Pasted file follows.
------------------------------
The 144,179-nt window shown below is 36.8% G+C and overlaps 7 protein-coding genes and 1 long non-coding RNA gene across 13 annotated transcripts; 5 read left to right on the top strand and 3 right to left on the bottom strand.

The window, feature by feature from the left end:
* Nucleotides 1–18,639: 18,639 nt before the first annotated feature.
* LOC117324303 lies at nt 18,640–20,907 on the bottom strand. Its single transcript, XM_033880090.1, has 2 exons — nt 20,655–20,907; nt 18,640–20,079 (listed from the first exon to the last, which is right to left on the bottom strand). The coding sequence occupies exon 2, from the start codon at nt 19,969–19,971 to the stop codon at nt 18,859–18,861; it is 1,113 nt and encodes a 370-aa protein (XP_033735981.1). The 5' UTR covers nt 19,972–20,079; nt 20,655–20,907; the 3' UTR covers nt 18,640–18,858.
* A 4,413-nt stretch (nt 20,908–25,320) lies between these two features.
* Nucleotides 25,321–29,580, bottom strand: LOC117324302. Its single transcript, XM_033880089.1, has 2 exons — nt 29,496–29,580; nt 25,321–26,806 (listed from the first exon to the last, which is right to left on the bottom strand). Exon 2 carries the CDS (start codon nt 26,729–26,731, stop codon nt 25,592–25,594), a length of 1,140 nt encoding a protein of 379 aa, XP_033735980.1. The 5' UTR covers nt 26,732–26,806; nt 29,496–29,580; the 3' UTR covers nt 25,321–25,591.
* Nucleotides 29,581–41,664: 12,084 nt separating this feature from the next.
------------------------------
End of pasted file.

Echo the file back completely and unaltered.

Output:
The 144,179-nt window shown below is 36.8% G+C and overlaps 7 protein-coding genes and 1 long non-coding RNA gene across 13 annotated transcripts; 5 read left to right on the top strand and 3 right to left on the bottom strand.

The window, feature by feature from the left end:
* Nucleotides 1–18,639: 18,639 nt before the first annotated feature.
* LOC117324303 lies at nt 18,640–20,907 on the bottom strand. Its single transcript, XM_033880090.1, has 2 exons — nt 20,655–20,907; nt 18,640–20,079 (listed from the first exon to the last, which is right to left on the bottom strand). The coding sequence occupies exon 2, from the start codon at nt 19,969–19,971 to the stop codon at nt 18,859–18,861; it is 1,113 nt and encodes a 370-aa protein (XP_033735981.1). The 5' UTR covers nt 19,972–20,079; nt 20,655–20,907; the 3' UTR covers nt 18,640–18,858.
* A 4,413-nt stretch (nt 20,908–25,320) lies between these two features.
* Nucleotides 25,321–29,580, bottom strand: LOC117324302. Its single transcript, XM_033880089.1, has 2 exons — nt 29,496–29,580; nt 25,321–26,806 (listed from the first exon to the last, which is right to left on the bottom strand). Exon 2 carries the CDS (start codon nt 26,729–26,731, stop codon nt 25,592–25,594), a length of 1,140 nt encoding a protein of 379 aa, XP_033735980.1. The 5' UTR covers nt 26,732–26,806; nt 29,496–29,580; the 3' UTR covers nt 25,321–25,591.
* Nucleotides 29,581–41,664: 12,084 nt separating this feature from the next.